Presentation on theme: "FAMILY POLICY AND SHARED PARENTING P.hD. Mia Hakovirta M.Soc.SC. Minna Rantalaiho Turun yliopisto."— Presentation transcript:
FAMILY POLICY AND SHARED PARENTING P.hD. Mia Hakovirta M.Soc.SC. Minna Rantalaiho Turun yliopisto Sosiaalipolitiikan laitos REASSESS conference November, 2009 at SFI Reassess strand 2, Family change, public policies and birth-rates
2 Point of departure of the study Building up a family policy system has been based on the family of two parents living together (i.e., 'nuclear family') Contemporary family policy legislation is 'nuclear family' centered Family policy emphasises the idea of shared parenthood
3 The goals of this study How the idea of shared parenting shows up in Finnish family policy, when studying it from a 'post parental break-up' perspective? Finland in Nordic contex: comparing the Finnish case with Norway and Sweden Focusing on three kinds of entitlements: Child support Child maintenance Family leaves
4 The idea of shared parenting In the nuclear family commitment from the mother and the father to parenthood After parental break-up the care of the child is shared (equally) between both parents
5 Child benefit Norway and Finland: a lone parent receives an increase to the child benefit (not in Sweden) Norway and Sweden: child benefit can be split in two and paid to both parents Sweden Sweden: if parents have joint custody and child spends equal time with both parents Norway Norway: if parents have made a shared custody arrangement and the child spends at least 40 % of time with the other parent Finland: sharing of child benefit is not possible
6 Child support Sweden: The amount of time the child spends with each parent is taken into account when maintenance payments are determined Norway: As in Sweden. In addition, each parents' capability of providing maintenance is emphasised dual residence arrangement does not automatically lead to zero child support Finland: No formal directions. In 2007 the Ministry of Justice gave its recommendations (sceptical about the relation of child support to dual residence arrangement).
7 Child maintenance allowance Sweden and Norway: the maintenance allowance can be paid to both parents in dual residence situations (includes individual means- testing in both countries) Finland: always paid to the parent 'with care' (i.e., the parent sharing permanent address with the child)
8 Support of work-family combine Norway & Sweden: access to parental leave rights (e.g., father quota) concerns also parents who live separated; lone parent is entitled to maximum length of parental leave Sweden: gender equality bonus and cash-for-childcare sharable (requires dual residence arrangement and parents' agreement) Norway: cash-for-childcare can be shared (as for Sweden) Finland: work-family combine policies acknowledge only parents who live with the child sharing of parental leave is not possible in a dual-residence arrangement; two parent family has access to a longer parental leave compared to lone parent family; part-time parental leave concerns only two-parent families; etc.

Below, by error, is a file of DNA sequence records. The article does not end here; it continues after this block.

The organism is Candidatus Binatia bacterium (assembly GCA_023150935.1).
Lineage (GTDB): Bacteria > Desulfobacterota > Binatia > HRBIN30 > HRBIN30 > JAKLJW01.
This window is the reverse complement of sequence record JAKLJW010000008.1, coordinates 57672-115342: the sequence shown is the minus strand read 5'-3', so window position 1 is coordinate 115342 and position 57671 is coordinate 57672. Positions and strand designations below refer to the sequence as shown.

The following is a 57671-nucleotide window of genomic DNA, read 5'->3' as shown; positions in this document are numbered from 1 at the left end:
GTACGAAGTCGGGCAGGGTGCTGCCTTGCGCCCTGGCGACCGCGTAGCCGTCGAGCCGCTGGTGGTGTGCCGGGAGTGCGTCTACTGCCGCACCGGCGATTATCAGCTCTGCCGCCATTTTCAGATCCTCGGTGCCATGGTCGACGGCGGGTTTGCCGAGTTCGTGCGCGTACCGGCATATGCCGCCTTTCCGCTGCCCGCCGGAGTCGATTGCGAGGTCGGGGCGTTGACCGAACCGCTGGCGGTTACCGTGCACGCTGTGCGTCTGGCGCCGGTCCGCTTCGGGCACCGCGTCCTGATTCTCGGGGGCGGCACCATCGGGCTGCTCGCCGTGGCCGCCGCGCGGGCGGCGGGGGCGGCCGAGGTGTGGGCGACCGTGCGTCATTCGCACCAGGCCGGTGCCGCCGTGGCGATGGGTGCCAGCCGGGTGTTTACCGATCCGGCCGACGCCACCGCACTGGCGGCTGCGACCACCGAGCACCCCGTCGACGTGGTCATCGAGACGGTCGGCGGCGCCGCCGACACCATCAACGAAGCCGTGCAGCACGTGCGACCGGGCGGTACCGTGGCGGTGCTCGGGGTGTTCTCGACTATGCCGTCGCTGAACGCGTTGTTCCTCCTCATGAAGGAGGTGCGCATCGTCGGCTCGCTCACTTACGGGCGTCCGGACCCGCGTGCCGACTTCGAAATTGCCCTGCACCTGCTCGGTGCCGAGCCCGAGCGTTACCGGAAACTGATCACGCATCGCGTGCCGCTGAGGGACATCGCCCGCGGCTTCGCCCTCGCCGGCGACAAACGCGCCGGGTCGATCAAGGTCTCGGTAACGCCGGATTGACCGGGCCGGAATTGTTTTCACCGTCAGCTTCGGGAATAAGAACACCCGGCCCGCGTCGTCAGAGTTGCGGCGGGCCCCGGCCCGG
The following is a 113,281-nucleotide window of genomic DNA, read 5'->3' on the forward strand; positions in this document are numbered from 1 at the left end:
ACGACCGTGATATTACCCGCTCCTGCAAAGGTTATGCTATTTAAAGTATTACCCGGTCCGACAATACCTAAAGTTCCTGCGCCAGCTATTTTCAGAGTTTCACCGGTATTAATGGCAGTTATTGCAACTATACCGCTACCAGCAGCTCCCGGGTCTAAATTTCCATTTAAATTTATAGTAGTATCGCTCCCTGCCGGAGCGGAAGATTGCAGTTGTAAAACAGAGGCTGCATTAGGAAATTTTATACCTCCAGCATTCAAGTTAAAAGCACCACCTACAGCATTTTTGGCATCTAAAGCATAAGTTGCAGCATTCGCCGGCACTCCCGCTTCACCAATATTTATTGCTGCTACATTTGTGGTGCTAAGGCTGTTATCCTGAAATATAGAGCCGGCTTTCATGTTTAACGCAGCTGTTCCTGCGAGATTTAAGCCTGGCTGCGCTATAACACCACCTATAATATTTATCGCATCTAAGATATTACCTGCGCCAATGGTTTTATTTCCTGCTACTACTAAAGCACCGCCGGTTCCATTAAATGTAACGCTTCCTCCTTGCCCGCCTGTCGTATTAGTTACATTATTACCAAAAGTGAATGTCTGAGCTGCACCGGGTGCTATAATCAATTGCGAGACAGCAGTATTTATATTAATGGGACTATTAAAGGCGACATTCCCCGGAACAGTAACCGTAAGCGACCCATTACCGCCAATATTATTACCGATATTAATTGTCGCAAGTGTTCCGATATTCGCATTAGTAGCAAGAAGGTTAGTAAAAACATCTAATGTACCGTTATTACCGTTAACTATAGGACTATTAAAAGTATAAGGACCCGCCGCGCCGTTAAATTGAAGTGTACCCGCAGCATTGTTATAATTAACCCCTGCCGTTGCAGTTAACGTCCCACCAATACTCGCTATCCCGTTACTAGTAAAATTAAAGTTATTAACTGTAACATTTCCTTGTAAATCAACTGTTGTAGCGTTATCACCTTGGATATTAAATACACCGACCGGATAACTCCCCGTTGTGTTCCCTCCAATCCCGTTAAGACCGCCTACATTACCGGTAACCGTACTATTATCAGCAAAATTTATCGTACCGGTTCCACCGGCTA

9 FinlandSwedenNorway Child benefit Paid to parent with careParents can split and can be paid to both parents Child support Dual residence/ wide visitation right does not necessarily result to a situation where a parent is not ordered to pay child support; legal practices vary Child support not required from other parent if dual residence Emphasis on residence arrangement and each parents’ economy; dual residence/wide visitation right does not automatically lead to a situation where a parent is not ordered to pay child support Child maintenance Paid to parent with careCan be shared and paid to both parents Parental leaves Lone mothers have shorter parental leave; sharing of parental leave rights concerns only couples Access to leave rights does not depend on the family model Childcare leave (cash-for- childcare/CFCC) CfCC paid only to a parent who lives in the same address with the child CfCC can be paid to both parents if parents have dual residence
10 Summary & discussion In Norway and Sweden family related responsibilities in different family life contexts are clearly better acknowledged compared to Finland In Norway and Sweden equally shared parenting after separation has become ’mainstreamed’ in family policy – why not in Finland? In Norway and Sweden the interest to support active fatherhood from start is stronger compared to Finland Fatherhood (and shared parenthood) stays ’strong’ after divorce (?)